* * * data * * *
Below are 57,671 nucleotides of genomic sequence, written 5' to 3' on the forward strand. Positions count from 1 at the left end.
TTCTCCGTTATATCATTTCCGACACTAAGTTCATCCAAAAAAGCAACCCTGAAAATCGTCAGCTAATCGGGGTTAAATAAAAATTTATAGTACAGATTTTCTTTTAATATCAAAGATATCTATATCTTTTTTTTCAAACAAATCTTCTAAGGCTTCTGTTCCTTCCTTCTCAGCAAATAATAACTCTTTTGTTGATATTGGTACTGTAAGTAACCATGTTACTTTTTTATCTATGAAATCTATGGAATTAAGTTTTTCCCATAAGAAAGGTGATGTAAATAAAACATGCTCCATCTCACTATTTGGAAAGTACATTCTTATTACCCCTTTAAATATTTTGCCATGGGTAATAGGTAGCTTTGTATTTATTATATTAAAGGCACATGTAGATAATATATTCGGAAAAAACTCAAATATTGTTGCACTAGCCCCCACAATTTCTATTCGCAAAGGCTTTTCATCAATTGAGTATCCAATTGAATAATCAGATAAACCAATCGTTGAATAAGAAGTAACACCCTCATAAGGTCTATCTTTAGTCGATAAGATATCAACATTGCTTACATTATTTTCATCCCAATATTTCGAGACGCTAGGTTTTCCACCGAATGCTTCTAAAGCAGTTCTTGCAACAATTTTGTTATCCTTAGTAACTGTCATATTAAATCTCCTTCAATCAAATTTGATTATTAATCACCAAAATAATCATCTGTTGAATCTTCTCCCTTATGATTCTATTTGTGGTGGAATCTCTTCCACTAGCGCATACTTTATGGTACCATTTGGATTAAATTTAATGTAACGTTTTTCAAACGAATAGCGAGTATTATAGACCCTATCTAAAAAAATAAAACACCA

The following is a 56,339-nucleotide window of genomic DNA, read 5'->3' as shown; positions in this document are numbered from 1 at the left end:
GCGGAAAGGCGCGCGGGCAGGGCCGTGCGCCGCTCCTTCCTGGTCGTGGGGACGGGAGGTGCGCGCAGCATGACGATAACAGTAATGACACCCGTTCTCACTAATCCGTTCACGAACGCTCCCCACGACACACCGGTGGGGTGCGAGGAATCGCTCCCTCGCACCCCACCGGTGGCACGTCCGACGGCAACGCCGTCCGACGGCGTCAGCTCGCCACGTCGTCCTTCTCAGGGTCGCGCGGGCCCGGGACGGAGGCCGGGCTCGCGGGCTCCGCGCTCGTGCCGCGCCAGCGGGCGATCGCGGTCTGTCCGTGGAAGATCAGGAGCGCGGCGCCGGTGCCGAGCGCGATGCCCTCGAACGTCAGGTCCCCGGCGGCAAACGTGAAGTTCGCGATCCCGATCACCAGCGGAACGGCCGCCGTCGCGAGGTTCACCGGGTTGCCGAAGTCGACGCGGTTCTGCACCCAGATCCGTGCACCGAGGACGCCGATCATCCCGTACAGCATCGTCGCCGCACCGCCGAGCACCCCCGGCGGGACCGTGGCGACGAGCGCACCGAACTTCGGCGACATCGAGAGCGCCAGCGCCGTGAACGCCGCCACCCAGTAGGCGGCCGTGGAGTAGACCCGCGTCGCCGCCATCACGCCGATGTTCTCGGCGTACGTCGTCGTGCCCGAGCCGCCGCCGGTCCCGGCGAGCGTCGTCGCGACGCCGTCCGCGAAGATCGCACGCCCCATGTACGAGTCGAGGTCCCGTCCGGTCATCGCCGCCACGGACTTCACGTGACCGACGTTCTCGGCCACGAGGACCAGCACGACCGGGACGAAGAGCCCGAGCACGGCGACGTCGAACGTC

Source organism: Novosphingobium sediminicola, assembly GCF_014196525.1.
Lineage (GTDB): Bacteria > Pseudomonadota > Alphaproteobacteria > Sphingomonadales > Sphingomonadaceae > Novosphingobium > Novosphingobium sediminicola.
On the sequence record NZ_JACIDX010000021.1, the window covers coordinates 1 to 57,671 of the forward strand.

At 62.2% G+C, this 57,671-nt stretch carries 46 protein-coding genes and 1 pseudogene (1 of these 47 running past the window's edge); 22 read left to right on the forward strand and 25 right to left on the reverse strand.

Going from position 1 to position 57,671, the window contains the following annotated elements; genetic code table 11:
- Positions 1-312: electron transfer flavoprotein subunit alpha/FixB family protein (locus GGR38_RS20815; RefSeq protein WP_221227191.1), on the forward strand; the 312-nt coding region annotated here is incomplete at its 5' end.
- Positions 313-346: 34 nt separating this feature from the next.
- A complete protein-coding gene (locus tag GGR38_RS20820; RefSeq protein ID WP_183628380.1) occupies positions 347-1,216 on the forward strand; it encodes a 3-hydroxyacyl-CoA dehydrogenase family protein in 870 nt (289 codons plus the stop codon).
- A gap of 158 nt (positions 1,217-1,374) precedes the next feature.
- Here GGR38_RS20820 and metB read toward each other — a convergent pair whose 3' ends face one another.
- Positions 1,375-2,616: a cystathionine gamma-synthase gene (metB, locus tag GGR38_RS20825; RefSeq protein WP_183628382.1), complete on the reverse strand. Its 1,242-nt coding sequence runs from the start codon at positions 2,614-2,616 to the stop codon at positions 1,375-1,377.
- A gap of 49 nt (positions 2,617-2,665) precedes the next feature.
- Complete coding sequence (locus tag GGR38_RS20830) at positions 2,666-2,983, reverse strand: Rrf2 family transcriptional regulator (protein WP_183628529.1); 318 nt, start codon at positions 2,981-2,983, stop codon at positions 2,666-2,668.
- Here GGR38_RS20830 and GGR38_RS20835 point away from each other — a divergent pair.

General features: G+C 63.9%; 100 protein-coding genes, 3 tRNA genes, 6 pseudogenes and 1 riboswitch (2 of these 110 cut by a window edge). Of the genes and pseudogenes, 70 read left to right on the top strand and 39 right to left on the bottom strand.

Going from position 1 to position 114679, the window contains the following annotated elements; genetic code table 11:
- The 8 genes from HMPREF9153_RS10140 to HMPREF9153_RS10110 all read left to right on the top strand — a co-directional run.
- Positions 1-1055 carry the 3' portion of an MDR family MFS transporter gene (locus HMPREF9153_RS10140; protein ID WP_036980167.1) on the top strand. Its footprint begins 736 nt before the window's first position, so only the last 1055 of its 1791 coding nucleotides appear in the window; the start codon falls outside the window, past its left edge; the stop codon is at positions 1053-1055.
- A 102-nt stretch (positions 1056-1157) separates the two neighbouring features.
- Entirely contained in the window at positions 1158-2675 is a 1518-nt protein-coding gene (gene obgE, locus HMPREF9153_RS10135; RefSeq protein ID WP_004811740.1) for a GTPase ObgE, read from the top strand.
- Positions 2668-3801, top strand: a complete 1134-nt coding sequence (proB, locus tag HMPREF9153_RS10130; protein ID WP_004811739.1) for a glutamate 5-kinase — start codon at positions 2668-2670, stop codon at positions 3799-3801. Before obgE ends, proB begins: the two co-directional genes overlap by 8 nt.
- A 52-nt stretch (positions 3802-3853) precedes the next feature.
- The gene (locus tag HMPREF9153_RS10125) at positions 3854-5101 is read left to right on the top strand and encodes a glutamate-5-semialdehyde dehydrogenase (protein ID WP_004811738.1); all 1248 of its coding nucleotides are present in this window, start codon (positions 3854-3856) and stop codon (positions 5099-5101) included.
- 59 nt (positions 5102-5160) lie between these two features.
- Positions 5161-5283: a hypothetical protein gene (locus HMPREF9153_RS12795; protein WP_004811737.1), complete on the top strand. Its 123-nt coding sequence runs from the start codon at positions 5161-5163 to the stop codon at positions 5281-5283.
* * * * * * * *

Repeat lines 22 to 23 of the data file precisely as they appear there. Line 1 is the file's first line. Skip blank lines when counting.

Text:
- Positions 1-1055 carry the 3' portion of an MDR family MFS transporter gene (locus HMPREF9153_RS10140; protein ID WP_036980167.1) on the top strand. Its footprint begins 736 nt before the window's first position, so only the last 1055 of its 1791 coding nucleotides appear in the window; the start codon falls outside the window, past its left edge; the stop codon is at positions 1053-1055.
- A 102-nt stretch (positions 1056-1157) separates the two neighbouring features.